|Genres:||Action, Drama, Thriller, War|
|Crew:||Casting: Gail Stevens | Director: Jonathan Mostow | Costume Design: April Ferry | Production Design: Götz Weidner | Assistant Costume Designer: Donna Berwick | Producer: Dino De Laurentiis | Art Direction: Marco Trentini | Set Decoration: Robert Gould | Editor: Wayne Wahrman | Camera Operator: Daniele Massaccesi|
In the midst of World War II, the battle under the sea rages and the Nazis have the upper hand as the Allies are unable to crack their war codes. However, after a wrecked U-boat sends out an SOS signal, the Allies realise this is their chance to seize the 'enigma coding machine'.
Can you forgive the film makers their sins?
Once in a while there comes a time when a film lover has their patience snapped, that we can't surely accept in this instance that poetic license is OK as an excuse purely for Hollywood to make a piece of entertainment. U-571 pretty much rips up the history books for its own ends, something that would see even the film makers themselves bow their heads during the years that followed. However...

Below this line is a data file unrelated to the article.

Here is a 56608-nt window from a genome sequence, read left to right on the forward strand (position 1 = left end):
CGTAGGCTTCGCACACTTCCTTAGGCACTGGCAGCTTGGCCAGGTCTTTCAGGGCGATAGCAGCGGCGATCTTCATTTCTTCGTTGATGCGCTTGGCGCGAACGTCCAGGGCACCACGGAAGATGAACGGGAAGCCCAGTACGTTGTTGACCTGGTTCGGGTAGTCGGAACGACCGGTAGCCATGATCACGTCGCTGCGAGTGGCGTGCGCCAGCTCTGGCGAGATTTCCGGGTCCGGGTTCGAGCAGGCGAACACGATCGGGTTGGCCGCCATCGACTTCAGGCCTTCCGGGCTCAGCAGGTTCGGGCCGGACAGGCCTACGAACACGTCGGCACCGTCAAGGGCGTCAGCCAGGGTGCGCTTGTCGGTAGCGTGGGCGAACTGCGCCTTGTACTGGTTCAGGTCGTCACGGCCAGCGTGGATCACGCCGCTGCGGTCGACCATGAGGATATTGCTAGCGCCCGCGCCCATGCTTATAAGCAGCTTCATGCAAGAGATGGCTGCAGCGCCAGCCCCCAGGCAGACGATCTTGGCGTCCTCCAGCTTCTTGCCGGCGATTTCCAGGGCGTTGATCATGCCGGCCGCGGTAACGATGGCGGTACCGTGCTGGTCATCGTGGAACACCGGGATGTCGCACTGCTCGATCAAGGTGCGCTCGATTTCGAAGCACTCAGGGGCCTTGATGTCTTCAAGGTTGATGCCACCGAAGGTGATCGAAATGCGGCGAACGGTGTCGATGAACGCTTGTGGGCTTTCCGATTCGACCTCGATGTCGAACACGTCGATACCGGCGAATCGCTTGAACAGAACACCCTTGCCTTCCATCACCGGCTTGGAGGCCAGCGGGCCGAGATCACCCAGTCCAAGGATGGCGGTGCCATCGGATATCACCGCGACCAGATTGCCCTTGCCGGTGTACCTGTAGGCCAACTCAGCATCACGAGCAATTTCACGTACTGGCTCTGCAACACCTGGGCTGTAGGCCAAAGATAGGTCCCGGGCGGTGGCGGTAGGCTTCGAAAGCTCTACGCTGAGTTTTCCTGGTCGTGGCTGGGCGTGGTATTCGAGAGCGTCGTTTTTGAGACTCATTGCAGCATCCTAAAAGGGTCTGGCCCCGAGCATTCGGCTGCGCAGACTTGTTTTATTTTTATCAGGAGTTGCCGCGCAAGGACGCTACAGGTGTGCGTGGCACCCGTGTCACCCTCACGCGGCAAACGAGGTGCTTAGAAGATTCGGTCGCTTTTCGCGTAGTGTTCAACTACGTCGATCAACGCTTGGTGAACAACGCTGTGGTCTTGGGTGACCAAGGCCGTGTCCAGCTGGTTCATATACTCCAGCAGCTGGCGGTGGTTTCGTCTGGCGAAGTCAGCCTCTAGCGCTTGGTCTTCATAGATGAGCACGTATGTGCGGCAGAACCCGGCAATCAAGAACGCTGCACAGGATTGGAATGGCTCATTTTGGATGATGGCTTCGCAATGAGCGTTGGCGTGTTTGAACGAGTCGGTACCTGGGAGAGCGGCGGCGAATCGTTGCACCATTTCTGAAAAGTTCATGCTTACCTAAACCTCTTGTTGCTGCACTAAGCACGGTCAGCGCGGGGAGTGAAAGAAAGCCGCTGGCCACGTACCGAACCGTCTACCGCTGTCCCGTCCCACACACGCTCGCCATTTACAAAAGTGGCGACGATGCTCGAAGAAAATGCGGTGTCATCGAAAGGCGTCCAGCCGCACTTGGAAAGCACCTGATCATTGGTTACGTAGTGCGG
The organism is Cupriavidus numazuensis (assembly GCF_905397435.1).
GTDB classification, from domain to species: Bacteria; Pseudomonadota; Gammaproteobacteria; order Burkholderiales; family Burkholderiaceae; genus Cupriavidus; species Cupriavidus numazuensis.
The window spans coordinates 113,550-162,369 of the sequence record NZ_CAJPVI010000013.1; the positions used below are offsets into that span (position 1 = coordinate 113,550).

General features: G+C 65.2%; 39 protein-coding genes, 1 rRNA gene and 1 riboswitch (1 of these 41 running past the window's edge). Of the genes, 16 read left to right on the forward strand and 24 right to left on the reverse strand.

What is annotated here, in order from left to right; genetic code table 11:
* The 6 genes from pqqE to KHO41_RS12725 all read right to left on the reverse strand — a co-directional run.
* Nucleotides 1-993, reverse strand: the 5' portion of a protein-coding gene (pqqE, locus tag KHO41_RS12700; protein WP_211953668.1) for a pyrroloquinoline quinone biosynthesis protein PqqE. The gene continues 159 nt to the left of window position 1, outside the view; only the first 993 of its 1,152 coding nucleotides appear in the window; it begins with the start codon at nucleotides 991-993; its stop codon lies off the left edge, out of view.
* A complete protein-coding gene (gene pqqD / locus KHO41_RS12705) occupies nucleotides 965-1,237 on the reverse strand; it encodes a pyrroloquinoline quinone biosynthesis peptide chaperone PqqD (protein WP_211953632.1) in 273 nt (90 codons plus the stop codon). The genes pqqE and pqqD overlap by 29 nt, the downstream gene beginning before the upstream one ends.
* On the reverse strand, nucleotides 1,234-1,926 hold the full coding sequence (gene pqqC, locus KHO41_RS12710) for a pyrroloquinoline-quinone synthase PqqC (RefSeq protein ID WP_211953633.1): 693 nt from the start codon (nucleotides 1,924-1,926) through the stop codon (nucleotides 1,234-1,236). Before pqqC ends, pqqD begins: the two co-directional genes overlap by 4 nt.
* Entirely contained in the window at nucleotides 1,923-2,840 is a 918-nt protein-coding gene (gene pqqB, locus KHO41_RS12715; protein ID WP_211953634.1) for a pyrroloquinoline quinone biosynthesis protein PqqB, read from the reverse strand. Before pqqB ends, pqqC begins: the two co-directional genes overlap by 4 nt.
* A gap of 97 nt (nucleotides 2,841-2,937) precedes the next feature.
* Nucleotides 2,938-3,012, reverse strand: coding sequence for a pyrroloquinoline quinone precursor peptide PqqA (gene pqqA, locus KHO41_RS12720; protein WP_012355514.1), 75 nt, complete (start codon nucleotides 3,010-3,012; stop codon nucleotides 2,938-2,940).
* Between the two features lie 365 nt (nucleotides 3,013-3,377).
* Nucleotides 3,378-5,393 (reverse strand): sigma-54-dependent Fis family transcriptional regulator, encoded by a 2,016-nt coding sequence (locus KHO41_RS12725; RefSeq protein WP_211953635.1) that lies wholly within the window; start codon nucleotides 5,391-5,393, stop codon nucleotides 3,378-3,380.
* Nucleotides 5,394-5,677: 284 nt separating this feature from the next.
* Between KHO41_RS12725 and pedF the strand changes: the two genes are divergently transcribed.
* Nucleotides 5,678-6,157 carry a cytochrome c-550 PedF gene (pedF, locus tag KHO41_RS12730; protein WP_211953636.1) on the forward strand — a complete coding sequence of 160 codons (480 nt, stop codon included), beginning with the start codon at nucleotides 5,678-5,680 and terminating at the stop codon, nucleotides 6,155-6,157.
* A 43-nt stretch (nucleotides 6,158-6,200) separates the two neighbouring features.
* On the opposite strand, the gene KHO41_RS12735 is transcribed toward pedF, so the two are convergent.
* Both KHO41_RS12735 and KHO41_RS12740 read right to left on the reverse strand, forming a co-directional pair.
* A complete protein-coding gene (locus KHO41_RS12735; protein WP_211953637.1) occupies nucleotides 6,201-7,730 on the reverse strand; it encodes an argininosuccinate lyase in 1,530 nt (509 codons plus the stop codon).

As a drama - cum - thriller, Jonathan Mostow's film is top end. There's some iffy acting in the support slots, but the production is still excellently put together. Suspense down below in the submarine is high anxiety, the tactics of war in the Atlantic superbly written, while the finale face off is edge of the seat gripping. It's these things that has let U-571 gain decent ratings on the main internet movie sites.
Taken as a piece of Hollywood guff, it's a rocking war movie, one that also sounds absolutely tremendous through home cinema systems. As long as you accept it as guff - regardless of your nationality, then there is a great time to be had. But just as with films like Braveheart, do familiarise yourselves with the facts afterwards. 6/10